President Trump's solar tariff on modules will have a limited impact on commercial solar
In January 2018, President Trump enacted a 30% import tax on solar panels imported to the United States. Many in the solar industry estimate its impact on commercial project prices and installation figures, with the consensus suggesting an approximate net price increase of 5-10%. This is hardly the devastating scenario some had predicted and still must be taken into context. Not only is this price increase based on the already historically-low prices, but Trump's solar tariff will only be in effect for 4 years, with a 5% reduction each year.
The big picture
The charts below illustrate the dramatic price decrease for solar projects installed in the U.S. for the past 12+ years. The average price of Non-residential systems under 500kW approached $3.00/Watt last year, and $2.00/W for systems above 500kW. These prices reflect a 50% decrease within a 5-7 year span. A 5% increase in current prices will be barely noticeable on this scale.
Other price factors
Solar module prices comprise roughly 25% of the total project price. Although that is a significant portion of the system price, other factors, such as labor and customer acquisition costs, comprise the majority. The solar industry is still nascent, and much innovation and efficiency remain undiscovered. According to Bloomberg New Energy Finance, competition and innovations create annual cost reductions of about 12 percent. If this trend continues, the positive impact these innovations will have on prices will exceed the negative impact caused by Trump's solar tariff.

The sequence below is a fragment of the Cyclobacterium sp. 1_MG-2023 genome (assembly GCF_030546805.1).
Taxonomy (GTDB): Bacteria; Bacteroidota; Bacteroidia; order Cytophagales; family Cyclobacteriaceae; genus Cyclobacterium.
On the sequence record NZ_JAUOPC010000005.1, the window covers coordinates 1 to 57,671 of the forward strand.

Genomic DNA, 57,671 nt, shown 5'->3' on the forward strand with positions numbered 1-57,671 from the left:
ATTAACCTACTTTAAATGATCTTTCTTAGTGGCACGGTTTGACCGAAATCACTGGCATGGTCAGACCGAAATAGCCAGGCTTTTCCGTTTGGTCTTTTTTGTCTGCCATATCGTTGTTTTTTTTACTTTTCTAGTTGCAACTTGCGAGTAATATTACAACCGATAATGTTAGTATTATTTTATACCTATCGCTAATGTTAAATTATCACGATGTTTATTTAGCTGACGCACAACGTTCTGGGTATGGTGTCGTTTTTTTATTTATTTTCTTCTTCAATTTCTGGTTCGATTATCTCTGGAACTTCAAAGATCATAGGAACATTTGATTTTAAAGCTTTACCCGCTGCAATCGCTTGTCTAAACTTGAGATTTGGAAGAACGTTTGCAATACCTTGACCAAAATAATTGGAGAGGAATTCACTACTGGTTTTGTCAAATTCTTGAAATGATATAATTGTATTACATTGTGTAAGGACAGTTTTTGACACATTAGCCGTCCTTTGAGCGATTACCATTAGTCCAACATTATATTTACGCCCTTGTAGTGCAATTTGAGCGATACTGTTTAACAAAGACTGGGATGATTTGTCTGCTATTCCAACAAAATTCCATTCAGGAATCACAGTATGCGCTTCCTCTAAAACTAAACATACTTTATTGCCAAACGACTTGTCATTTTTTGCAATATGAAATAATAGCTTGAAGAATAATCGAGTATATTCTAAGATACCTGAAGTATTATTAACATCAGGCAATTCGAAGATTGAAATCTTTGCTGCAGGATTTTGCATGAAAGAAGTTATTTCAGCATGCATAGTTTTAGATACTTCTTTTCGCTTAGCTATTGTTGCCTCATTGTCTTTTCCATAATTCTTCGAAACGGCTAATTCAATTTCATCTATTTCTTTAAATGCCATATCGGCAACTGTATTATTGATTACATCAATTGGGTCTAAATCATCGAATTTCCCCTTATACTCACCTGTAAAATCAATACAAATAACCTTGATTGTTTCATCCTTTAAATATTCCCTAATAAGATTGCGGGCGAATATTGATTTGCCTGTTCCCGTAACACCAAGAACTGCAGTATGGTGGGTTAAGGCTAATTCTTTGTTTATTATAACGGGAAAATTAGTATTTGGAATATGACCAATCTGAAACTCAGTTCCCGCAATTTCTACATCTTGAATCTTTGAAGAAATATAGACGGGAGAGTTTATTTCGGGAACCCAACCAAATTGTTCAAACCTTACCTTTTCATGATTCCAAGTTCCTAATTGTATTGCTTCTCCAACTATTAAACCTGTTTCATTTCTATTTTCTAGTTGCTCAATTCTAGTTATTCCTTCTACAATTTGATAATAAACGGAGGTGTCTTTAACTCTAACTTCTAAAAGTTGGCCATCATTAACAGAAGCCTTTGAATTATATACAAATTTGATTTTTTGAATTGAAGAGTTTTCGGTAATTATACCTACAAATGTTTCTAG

There are also the effects of the new tax law changes, also in effect beginning in January. With business owners now able to capitalize on lower tax rates and 100% expensing of solar assets in the first year, it appears that now is a very good time to lock in lower electricity prices, regardless of the tariff impact.
Solar vs. Utility
In the end, business owners typically justify the cost of solar by comparing it to the price they currently pay to the utility. All factors considered, commercial solar will continue to grow as the cost of electricity is less than or equal to that supplied by the utility. Regional and local utility rates vary dramatically of course, and so, too, will the adoption of solar by business owners. In the end, tariff or not, commercial solar will be a great investment for many businesses seeking to reduce operating expenses.
Helio Micro Utility
Helio Micro Utility has financed and developed commercial solar projects since 2007.
Business owners: Contact us to determine how much your business can save by installing solar. For information on utility bill analysis, click here.
Please contact Tom Selden, Director of Project Finance, at 951.465.5924 or [email protected]